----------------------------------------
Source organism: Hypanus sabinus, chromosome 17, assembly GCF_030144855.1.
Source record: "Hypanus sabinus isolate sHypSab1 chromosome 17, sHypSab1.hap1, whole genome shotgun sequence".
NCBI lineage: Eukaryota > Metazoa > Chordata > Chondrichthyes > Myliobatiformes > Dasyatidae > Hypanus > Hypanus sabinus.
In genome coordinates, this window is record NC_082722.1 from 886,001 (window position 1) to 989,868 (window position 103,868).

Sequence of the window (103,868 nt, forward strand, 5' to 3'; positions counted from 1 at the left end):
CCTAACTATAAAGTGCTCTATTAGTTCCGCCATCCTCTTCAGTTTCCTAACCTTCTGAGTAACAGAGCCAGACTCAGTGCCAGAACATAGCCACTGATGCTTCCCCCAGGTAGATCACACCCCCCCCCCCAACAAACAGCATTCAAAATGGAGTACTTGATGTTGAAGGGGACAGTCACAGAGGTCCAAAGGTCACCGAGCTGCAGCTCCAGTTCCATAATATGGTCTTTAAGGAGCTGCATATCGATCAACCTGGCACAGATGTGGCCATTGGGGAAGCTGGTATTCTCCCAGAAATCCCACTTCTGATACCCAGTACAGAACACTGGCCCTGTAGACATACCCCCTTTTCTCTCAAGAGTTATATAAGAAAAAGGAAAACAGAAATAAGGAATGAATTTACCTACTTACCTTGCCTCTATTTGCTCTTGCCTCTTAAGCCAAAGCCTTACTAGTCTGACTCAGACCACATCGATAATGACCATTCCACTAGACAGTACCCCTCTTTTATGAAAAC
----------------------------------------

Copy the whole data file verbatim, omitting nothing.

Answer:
Source organism: Hypanus sabinus, chromosome 17, assembly GCF_030144855.1.
Source record: "Hypanus sabinus isolate sHypSab1 chromosome 17, sHypSab1.hap1, whole genome shotgun sequence".
NCBI lineage: Eukaryota > Metazoa > Chordata > Chondrichthyes > Myliobatiformes > Dasyatidae > Hypanus > Hypanus sabinus.
In genome coordinates, this window is record NC_082722.1 from 886,001 (window position 1) to 989,868 (window position 103,868).

Sequence of the window (103,868 nt, forward strand, 5' to 3'; positions counted from 1 at the left end):
CCTAACTATAAAGTGCTCTATTAGTTCCGCCATCCTCTTCAGTTTCCTAACCTTCTGAGTAACAGAGCCAGACTCAGTGCCAGAACATAGCCACTGATGCTTCCCCCAGGTAGATCACACCCCCCCCCCCAACAAACAGCATTCAAAATGGAGTACTTGATGTTGAAGGGGACAGTCACAGAGGTCCAAAGGTCACCGAGCTGCAGCTCCAGTTCCATAATATGGTCTTTAAGGAGCTGCATATCGATCAACCTGGCACAGATGTGGCCATTGGGGAAGCTGGTATTCTCCCAGAAATCCCACTTCTGATACCCAGTACAGAACACTGGCCCTGTAGACATACCCCCTTTTCTCTCAAGAGTTATATAAGAAAAAGGAAAACAGAAATAAGGAATGAATTTACCTACTTACCTTGCCTCTATTTGCTCTTGCCTCTTAAGCCAAAGCCTTACTAGTCTGACTCAGACCACATCGATAATGACCATTCCACTAGACAGTACCCCTCTTTTATGAAAAC